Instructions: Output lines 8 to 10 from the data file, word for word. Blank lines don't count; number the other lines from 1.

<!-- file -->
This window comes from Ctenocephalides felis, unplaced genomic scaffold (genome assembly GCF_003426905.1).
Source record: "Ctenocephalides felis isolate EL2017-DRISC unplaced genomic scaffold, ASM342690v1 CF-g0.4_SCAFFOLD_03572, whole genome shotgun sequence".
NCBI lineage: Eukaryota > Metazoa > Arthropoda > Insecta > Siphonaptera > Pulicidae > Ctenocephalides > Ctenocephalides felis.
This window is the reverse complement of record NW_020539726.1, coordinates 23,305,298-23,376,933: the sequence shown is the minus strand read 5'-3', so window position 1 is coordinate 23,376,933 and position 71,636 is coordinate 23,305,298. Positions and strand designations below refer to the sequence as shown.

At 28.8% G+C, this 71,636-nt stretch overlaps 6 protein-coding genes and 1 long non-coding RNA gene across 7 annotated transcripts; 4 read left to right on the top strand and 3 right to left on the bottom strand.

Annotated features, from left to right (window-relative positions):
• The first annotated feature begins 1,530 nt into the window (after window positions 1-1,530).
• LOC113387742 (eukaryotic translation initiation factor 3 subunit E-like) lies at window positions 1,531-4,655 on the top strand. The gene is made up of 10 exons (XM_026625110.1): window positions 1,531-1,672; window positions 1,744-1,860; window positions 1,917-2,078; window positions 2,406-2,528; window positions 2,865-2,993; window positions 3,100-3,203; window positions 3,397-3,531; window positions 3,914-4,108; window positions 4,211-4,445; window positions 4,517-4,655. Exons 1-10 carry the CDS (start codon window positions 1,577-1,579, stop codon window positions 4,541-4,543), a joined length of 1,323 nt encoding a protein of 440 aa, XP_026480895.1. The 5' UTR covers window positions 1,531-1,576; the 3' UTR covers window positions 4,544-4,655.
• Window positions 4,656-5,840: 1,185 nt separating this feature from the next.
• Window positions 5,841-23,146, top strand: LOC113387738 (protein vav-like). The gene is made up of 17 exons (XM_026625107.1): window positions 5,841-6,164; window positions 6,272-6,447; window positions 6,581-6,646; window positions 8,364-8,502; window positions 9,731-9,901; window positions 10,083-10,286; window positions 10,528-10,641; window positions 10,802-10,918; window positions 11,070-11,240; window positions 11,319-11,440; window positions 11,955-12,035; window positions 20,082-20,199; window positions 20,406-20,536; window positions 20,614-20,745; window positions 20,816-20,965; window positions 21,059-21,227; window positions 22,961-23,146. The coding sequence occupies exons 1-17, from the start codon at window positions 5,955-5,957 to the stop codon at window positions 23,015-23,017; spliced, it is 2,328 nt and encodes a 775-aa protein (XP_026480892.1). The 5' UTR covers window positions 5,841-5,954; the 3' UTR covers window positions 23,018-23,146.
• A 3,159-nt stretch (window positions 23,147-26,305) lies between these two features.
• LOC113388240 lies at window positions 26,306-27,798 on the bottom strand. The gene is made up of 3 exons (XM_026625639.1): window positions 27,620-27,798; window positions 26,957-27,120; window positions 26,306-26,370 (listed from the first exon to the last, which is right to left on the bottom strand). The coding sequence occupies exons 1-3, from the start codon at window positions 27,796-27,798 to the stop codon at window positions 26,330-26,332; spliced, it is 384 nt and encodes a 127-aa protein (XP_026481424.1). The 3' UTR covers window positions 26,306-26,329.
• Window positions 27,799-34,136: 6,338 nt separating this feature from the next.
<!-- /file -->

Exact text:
• LOC113387742 (eukaryotic translation initiation factor 3 subunit E-like) lies at window positions 1,531-4,655 on the top strand. The gene is made up of 10 exons (XM_026625110.1): window positions 1,531-1,672; window positions 1,744-1,860; window positions 1,917-2,078; window positions 2,406-2,528; window positions 2,865-2,993; window positions 3,100-3,203; window positions 3,397-3,531; window positions 3,914-4,108; window positions 4,211-4,445; window positions 4,517-4,655. Exons 1-10 carry the CDS (start codon window positions 1,577-1,579, stop codon window positions 4,541-4,543), a joined length of 1,323 nt encoding a protein of 440 aa, XP_026480895.1. The 5' UTR covers window positions 1,531-1,576; the 3' UTR covers window positions 4,544-4,655.
• Window positions 4,656-5,840: 1,185 nt separating this feature from the next.
• Window positions 5,841-23,146, top strand: LOC113387738 (protein vav-like). The gene is made up of 17 exons (XM_026625107.1): window positions 5,841-6,164; window positions 6,272-6,447; window positions 6,581-6,646; window positions 8,364-8,502; window positions 9,731-9,901; window positions 10,083-10,286; window positions 10,528-10,641; window positions 10,802-10,918; window positions 11,070-11,240; window positions 11,319-11,440; window positions 11,955-12,035; window positions 20,082-20,199; window positions 20,406-20,536; window positions 20,614-20,745; window positions 20,816-20,965; window positions 21,059-21,227; window positions 22,961-23,146. The coding sequence occupies exons 1-17, from the start codon at window positions 5,955-5,957 to the stop codon at window positions 23,015-23,017; spliced, it is 2,328 nt and encodes a 775-aa protein (XP_026480892.1). The 5' UTR covers window positions 5,841-5,954; the 3' UTR covers window positions 23,018-23,146.